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Independence Day?

So it's been almost a month since Uncommon Counsel came out, my first published book. Sales so far have been frankly better than I anticipated. I don't have numbers yet on the eBook sales (Kindle, Nook, and the like) but in addition to copies I've sold or given individually, 38 copies have been purchased, including one in the UK. Depending on the eBook sales, I might break $100 income in this first month from those outside sales, likely the best month I'll have for this book. All told, Uncommon Counsel will almost undoubtedly be a money-losing proposition (but please feel free to prove me wrong!).

I'm neither surprised nor disappointed.

I've made no secret that when I retire from my full-time job, sometime in the next ten years, I'd like to pursue writing as my main activity. Fortunately, I've made other plans to fund retirement; writing is not my path to financial independence. Might I ever make money from writing books? Maybe. I made a lot of mistakes with this one, mistakes that undoubtedly cost me sales. There were too many things I didn't know I needed to do, and I was in too much of a hurry to get it out there. That's ok, I've learned some of what I did wrong (I'm sure there's many more things I don't even know yet), and I'll do better next time. Assuming there is a next time.

I want to write full time, but that doesn't mean I'll get more publications (even if I publish myself). Uncommon Counsel isn't my first attempt at a novel. More like my eighth. It's just the first that was remotely worth pursuing. Some of that is because of all the things I learned in the first seven attempts. All the mistakes I made. I'm a better writer now for having made all those mistakes, just as I'll be a better publisher next time, too. But that doesn't mean I am ready to start cranking out publication-worthy material. Not to my standards, anyway. It's possible lightning will never strike again, and the rest of my writing will be crap more akin to my first novels. But I'm hopeful there might be a few more good stories in me. And I'm confident that even if I produce crap, it'll be better crap than my earlier attempts. As my skills improve, so do my standards. That's as it should be.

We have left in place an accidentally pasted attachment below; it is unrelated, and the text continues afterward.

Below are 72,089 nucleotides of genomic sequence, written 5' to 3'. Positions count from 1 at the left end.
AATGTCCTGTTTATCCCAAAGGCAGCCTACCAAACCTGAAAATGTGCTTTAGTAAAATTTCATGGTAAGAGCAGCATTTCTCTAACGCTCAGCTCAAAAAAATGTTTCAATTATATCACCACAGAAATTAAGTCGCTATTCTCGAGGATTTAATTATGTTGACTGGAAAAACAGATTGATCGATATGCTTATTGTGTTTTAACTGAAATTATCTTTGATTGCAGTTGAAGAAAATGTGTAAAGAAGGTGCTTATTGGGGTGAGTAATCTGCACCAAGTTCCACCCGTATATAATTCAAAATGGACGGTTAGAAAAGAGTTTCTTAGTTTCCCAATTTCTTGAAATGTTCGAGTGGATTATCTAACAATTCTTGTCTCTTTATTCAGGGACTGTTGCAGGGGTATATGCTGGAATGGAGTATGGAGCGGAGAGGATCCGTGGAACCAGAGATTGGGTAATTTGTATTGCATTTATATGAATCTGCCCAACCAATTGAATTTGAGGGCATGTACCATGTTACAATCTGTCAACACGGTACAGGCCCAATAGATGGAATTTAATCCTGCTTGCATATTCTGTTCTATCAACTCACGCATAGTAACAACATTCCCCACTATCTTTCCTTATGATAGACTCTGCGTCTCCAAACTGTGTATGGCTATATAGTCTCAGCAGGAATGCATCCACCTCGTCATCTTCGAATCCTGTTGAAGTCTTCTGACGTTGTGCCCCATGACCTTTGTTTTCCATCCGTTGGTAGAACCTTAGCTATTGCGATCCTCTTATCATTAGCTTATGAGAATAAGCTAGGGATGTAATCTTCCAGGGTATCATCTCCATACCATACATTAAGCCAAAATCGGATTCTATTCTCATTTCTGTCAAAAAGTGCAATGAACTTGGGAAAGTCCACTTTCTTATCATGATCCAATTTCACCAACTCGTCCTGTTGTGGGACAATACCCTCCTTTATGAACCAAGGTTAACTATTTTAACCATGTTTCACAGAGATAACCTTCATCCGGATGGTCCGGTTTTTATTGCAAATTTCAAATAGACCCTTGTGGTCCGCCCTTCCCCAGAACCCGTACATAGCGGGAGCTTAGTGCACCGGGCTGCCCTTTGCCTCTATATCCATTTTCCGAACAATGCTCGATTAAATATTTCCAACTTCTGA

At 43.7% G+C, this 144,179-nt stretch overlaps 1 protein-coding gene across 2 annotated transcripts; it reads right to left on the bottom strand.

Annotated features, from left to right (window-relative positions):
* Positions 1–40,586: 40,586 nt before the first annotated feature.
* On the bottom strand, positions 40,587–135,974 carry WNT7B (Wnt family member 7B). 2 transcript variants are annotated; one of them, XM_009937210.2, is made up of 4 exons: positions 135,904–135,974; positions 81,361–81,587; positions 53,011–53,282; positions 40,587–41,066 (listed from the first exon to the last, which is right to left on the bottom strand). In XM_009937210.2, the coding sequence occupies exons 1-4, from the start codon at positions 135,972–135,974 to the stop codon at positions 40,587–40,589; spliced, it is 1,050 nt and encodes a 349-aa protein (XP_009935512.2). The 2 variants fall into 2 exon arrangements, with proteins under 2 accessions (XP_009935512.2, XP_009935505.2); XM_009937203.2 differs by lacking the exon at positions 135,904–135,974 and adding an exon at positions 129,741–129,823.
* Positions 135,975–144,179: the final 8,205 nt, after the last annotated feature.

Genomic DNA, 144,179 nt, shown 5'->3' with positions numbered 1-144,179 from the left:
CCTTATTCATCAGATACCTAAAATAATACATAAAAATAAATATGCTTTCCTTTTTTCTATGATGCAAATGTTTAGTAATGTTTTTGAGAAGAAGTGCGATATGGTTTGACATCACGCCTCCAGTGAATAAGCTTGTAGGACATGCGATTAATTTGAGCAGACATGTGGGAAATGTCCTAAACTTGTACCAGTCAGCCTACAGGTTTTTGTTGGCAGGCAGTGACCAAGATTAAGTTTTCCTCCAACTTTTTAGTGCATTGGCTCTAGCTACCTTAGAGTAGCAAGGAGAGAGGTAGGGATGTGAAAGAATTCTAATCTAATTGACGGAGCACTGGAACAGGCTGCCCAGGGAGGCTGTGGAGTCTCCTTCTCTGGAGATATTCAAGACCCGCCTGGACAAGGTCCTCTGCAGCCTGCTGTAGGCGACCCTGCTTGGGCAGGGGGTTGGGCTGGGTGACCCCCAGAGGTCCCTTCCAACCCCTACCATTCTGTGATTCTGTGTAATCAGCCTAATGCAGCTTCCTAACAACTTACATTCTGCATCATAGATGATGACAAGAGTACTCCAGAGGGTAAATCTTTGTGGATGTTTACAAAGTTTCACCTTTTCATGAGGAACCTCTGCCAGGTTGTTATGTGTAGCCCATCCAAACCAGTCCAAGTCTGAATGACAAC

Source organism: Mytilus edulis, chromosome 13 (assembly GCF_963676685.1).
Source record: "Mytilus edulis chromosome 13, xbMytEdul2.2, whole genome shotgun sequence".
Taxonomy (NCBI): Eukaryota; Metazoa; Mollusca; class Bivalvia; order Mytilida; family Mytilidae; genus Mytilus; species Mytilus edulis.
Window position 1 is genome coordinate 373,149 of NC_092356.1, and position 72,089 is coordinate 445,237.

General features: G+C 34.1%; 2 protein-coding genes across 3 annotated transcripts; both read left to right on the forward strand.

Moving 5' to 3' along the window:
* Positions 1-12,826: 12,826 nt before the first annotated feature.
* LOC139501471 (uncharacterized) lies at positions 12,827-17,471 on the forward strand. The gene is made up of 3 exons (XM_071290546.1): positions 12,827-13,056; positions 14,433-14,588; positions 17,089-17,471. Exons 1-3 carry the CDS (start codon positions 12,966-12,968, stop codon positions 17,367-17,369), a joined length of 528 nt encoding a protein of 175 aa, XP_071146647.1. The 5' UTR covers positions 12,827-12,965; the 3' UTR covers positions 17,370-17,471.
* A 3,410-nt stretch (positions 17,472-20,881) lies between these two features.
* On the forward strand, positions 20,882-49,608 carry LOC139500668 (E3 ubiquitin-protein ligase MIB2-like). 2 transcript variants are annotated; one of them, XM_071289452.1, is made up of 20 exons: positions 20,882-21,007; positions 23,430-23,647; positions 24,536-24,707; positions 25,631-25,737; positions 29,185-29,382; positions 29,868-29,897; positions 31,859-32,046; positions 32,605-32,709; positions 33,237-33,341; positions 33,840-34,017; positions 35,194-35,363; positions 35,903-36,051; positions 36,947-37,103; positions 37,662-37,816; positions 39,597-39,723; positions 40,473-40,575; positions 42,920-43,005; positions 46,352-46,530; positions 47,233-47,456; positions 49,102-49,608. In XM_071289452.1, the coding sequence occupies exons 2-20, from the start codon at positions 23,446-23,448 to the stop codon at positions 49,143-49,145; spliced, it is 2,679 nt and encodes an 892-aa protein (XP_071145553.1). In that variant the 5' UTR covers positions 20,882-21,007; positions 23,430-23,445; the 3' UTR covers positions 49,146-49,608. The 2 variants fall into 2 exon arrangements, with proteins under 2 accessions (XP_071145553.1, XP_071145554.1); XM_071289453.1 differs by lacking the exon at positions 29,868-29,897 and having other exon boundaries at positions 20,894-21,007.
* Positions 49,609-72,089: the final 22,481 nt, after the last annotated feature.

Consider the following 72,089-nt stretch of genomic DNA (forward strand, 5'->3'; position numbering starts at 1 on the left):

Don't get me wrong, I'm proud of Uncommon Counsel. I think it is a fine first novel. Reviews so far have backed that up, too. But I expect to look back on it and realize its many shortcomings, beyond the ones I already see. But I expect to do better. Maybe not the next attempt, but eventually. I feel I may have moved from my apprenticeship into a journeyman status, but I have years of work there, maybe more years than I've got in me, before I'm ready to try for my masterpiece.

So will writing ever make me financially independent? I doubt it. Fortunately it's a pretty inexpensive pursuit, so it might at least support itself (if not me). And who knows? Maybe I'll write a best-seller. Maybe I'll win the lottery. Those are probably similar odds. I'm ok with that. I hope you'll stay with me for the journey.